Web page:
user1679210 user1679210 - 5 months ago 20
AngularJS Question

Angular resource .get does not change the passed value of user ID after ng-init

I use ng-init in the template to pass the curUID to the controller.
Afterwards, controller should get information in the service, using curUID as an URL parameter.

Controller:

$scope.getCurUID = function() {
return parseInt($scope.curUID, 10);
}
$scope.curUser = hosterFactory.getHoster().get({id:$scope.getCurUID(), isArray:true}).$promise.then(
function(response){
respose = $scope.changeData(response);
$scope.curUser = response;
console.log("curUser: (curUID): "+parseInt($scope.curUID, 10));
console.log(response);
},
function(response) {
console.log("error curUser: ");
console.log(response);
$scope.message = "Error: "+response.status + " " + response.statusText;
}
);


Service:

.service('hosterFactory', ['$resource', 'baseURL', function($resource,baseURL) {

this.getHoster = function(){
var res = $resource("/api/rest/user/:id", null, {'get':{method:'GET', isArray:true},'update':{method:'PUT' }});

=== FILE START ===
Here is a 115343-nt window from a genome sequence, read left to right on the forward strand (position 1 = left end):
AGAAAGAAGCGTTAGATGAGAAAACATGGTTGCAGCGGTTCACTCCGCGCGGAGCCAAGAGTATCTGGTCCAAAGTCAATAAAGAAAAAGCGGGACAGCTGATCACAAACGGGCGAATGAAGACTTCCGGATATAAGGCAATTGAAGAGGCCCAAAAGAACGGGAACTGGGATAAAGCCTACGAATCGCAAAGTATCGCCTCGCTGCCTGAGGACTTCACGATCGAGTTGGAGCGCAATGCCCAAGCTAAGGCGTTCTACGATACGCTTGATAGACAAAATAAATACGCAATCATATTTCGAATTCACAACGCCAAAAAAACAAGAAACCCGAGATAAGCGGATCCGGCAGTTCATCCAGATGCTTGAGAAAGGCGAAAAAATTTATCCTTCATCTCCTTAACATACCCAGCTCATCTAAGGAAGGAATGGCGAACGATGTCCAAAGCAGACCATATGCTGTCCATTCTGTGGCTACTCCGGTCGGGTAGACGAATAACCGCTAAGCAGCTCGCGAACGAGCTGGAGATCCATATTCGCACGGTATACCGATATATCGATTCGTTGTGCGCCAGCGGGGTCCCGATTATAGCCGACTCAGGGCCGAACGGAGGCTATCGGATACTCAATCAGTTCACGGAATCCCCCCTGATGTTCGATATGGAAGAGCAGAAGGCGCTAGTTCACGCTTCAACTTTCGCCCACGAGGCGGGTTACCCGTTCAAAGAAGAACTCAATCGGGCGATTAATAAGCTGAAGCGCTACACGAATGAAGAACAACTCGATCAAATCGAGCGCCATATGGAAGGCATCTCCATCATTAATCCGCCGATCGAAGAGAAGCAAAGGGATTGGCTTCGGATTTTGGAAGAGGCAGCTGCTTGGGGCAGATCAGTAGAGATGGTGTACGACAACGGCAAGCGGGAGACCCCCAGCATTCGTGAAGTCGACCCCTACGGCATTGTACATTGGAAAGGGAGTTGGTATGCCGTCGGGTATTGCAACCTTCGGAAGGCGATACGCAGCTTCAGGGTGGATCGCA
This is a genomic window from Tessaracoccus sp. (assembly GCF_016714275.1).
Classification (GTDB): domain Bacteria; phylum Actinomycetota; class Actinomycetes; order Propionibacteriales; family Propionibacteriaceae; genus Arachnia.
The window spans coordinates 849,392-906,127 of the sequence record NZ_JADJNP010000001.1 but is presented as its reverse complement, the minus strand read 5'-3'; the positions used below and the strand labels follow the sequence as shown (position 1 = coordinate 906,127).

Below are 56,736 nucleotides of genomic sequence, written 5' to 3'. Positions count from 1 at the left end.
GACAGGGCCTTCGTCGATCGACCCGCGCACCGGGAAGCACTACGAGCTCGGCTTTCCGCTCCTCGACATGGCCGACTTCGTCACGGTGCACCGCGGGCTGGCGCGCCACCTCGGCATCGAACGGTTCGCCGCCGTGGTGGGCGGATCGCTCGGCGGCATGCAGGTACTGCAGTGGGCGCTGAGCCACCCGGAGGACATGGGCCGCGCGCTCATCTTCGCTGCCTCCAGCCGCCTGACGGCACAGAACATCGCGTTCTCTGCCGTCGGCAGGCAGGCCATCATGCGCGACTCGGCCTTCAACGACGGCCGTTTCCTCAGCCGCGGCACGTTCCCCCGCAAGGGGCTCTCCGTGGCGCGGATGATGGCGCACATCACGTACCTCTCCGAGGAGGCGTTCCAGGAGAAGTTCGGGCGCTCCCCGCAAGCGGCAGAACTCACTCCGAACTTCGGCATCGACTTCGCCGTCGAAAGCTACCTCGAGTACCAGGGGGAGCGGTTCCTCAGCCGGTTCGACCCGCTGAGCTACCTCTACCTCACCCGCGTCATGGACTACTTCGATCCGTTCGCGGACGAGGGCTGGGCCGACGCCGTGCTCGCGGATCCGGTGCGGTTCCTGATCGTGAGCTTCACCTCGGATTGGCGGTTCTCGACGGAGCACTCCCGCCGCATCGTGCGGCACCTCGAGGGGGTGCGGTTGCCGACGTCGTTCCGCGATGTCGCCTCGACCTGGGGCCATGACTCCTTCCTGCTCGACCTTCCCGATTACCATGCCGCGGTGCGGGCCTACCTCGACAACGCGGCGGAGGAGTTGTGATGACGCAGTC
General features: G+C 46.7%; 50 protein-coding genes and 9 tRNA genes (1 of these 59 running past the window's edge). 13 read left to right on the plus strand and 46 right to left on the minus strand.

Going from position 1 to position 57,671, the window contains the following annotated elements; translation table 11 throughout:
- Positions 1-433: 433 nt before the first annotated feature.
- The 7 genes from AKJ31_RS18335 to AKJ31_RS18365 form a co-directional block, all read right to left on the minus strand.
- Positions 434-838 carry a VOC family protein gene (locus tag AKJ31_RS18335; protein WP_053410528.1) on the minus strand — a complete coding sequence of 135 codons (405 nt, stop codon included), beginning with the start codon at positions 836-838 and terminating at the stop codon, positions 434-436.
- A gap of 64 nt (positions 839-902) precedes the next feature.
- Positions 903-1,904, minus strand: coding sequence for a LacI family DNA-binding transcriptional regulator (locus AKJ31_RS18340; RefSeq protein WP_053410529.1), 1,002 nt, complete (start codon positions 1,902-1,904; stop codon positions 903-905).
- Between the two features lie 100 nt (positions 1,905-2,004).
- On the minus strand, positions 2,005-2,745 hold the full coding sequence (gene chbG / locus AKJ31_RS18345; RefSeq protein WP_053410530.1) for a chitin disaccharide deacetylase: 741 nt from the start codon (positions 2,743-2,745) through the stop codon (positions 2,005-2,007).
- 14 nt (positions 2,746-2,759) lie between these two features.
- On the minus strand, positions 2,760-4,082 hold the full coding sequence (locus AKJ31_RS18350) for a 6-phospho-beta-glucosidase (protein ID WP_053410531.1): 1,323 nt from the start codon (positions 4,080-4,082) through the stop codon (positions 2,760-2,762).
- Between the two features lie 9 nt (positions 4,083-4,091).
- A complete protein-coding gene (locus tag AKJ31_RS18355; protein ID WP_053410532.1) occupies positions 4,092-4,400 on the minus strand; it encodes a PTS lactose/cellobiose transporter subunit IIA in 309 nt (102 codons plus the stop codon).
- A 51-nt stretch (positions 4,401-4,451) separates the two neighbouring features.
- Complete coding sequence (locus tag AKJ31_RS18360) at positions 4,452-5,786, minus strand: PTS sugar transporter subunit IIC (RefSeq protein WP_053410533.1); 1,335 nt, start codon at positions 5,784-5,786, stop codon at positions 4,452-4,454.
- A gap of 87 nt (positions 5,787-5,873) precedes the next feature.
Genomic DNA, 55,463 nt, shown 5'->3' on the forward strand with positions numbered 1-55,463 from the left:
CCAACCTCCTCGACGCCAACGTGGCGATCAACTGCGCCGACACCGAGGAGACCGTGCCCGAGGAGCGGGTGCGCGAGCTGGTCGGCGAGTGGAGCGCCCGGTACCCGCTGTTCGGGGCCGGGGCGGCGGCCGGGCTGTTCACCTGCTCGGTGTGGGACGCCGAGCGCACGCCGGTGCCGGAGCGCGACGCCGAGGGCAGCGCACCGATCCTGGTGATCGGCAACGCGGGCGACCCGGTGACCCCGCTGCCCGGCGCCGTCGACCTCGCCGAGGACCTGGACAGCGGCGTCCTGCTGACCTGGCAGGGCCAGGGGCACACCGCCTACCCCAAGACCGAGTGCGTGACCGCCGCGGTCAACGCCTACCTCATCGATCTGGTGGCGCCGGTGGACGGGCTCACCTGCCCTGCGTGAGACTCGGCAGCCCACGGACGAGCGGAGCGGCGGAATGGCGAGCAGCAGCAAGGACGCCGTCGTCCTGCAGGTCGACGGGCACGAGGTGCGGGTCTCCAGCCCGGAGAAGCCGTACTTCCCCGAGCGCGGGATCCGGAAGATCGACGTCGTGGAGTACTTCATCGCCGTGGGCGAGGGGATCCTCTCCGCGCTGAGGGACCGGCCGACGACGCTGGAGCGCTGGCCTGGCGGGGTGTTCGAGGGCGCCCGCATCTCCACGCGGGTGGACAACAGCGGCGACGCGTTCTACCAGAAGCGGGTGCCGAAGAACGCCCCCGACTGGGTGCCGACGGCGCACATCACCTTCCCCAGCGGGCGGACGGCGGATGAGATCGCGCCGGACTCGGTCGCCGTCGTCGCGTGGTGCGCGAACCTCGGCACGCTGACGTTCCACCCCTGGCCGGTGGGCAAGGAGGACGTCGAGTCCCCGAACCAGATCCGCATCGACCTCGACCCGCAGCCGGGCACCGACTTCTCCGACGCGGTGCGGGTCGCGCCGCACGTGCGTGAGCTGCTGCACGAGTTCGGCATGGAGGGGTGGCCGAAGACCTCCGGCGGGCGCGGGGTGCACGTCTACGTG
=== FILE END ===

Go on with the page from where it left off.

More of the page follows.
return res;
};

}])


If I directly write in .get id as 207 (for example) all works fine.
But if I use the approach above - .get use curUID as 0 - it is wrong.

Answer

Here's what happens, in chronological order:

  • the controller is instanciated
  • the controller function is thus executed and calls hosterFactory.getHoster().get({id:$scope.getCurUID() ...
  • ng-init sets the current user ID

You shouldn't use ng-init. It's explicitly documented as something you should (almost) never use. There is a better way. It's hard to tell what, since I don't know what the controller is used for, and what your application looks like.

If you want to do still use ng-init, then it should look like this:

ng-init="init(theUserId)"

and the $scope.init() function should take the passed userId, and make the HTTP request.